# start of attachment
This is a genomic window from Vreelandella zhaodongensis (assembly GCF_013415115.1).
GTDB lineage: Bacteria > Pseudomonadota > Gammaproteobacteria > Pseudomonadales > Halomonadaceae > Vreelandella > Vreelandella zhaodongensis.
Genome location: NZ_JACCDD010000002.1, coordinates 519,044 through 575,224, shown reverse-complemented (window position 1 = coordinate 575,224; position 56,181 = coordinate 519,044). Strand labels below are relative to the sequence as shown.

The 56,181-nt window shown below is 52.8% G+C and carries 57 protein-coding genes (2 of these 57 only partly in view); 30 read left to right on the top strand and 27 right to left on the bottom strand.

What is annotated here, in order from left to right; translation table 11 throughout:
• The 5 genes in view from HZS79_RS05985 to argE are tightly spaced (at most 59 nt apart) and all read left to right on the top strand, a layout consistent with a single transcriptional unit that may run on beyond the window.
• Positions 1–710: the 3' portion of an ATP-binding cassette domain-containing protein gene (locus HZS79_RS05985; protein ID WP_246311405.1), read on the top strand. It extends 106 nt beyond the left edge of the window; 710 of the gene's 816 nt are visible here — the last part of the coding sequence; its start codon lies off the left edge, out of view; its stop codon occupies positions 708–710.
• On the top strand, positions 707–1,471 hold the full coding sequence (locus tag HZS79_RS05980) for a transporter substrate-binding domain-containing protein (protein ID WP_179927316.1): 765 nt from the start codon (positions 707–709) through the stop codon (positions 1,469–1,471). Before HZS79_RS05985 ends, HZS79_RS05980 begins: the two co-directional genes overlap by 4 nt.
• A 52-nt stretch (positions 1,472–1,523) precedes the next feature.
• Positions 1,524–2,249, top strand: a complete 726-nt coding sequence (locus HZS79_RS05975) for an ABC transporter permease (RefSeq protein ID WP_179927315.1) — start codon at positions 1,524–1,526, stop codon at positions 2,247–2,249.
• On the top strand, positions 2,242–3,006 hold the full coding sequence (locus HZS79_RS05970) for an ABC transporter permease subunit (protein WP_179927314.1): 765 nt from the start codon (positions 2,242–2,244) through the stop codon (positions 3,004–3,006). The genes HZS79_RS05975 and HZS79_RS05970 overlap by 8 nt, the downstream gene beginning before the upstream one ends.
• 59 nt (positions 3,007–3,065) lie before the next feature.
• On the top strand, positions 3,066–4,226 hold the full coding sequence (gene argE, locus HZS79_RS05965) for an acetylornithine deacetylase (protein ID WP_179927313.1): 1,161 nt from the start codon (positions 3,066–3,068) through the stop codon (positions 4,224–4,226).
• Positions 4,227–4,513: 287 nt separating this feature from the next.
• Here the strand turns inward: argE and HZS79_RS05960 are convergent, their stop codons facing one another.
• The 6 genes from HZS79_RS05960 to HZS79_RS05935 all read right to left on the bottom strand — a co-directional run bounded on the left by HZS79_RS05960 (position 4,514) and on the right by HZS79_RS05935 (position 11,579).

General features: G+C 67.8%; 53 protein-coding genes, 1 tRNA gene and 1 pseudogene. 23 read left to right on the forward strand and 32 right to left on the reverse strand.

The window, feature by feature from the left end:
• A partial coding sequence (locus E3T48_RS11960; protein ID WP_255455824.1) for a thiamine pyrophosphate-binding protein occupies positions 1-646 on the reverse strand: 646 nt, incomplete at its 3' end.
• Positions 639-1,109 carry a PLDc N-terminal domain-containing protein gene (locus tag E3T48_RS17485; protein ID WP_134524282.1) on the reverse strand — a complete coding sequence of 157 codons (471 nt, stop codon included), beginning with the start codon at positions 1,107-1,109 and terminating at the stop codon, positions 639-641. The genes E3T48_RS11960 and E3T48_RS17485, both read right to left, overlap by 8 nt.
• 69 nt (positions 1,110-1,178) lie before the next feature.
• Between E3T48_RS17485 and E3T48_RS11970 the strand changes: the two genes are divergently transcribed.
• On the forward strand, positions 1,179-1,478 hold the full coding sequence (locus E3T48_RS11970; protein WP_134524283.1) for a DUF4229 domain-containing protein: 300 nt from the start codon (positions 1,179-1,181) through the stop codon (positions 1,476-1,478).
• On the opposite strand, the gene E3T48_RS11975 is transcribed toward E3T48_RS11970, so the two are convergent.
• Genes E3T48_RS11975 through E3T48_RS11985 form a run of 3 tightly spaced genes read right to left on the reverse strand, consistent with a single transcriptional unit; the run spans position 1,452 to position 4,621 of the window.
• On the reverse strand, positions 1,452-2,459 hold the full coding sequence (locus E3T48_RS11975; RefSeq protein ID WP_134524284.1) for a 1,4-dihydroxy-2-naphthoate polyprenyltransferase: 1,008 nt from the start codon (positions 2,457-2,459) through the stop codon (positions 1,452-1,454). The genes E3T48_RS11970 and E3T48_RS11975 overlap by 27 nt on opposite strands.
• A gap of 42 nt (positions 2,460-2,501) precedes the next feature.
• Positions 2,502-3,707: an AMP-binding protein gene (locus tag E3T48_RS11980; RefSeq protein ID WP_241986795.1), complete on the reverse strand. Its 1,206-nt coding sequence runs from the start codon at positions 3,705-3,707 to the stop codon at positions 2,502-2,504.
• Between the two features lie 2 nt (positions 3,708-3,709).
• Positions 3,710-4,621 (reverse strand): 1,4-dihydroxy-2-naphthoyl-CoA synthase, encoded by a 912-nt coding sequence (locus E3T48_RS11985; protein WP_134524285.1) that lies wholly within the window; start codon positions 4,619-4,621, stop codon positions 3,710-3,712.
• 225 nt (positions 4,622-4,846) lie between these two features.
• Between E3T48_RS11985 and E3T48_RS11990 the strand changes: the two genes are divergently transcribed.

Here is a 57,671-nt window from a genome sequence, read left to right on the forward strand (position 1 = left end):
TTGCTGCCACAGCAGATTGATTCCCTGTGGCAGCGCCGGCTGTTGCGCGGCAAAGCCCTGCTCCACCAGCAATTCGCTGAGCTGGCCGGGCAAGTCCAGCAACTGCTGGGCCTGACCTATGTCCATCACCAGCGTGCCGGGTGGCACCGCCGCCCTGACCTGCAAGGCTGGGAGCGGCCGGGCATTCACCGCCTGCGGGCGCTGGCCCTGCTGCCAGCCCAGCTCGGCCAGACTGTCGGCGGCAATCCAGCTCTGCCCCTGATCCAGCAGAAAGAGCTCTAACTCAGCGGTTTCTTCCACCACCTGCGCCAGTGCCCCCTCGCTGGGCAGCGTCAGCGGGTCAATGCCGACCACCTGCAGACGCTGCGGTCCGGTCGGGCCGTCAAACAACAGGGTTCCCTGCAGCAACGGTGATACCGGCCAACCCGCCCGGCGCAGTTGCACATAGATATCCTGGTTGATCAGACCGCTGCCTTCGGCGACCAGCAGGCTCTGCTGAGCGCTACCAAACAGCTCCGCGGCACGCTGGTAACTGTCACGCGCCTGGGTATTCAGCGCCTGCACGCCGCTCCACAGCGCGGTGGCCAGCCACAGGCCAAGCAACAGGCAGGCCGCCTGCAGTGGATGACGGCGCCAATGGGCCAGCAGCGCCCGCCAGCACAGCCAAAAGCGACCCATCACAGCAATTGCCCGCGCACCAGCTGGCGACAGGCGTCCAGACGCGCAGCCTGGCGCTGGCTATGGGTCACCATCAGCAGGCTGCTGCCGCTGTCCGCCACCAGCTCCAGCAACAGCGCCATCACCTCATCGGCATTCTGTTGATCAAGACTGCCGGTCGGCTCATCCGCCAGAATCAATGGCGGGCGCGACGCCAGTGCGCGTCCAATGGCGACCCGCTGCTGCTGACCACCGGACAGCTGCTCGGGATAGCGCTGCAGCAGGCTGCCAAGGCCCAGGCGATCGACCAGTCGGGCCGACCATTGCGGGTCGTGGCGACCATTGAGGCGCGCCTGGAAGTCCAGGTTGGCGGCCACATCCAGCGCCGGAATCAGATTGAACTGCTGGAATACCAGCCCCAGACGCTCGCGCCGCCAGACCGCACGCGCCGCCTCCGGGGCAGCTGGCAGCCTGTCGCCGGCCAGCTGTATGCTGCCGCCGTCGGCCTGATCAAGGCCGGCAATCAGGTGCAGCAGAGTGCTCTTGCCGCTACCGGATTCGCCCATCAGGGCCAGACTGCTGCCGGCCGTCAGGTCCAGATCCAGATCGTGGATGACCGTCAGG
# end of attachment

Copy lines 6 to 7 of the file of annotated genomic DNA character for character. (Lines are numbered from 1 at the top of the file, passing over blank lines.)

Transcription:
• The 5 genes in view from HZS79_RS05985 to argE are tightly spaced (at most 59 nt apart) and all read left to right on the top strand, a layout consistent with a single transcriptional unit that may run on beyond the window.
• Positions 1–710: the 3' portion of an ATP-binding cassette domain-containing protein gene (locus HZS79_RS05985; protein ID WP_246311405.1), read on the top strand. It extends 106 nt beyond the left edge of the window; 710 of the gene's 816 nt are visible here — the last part of the coding sequence; its start codon lies off the left edge, out of view; its stop codon occupies positions 708–710.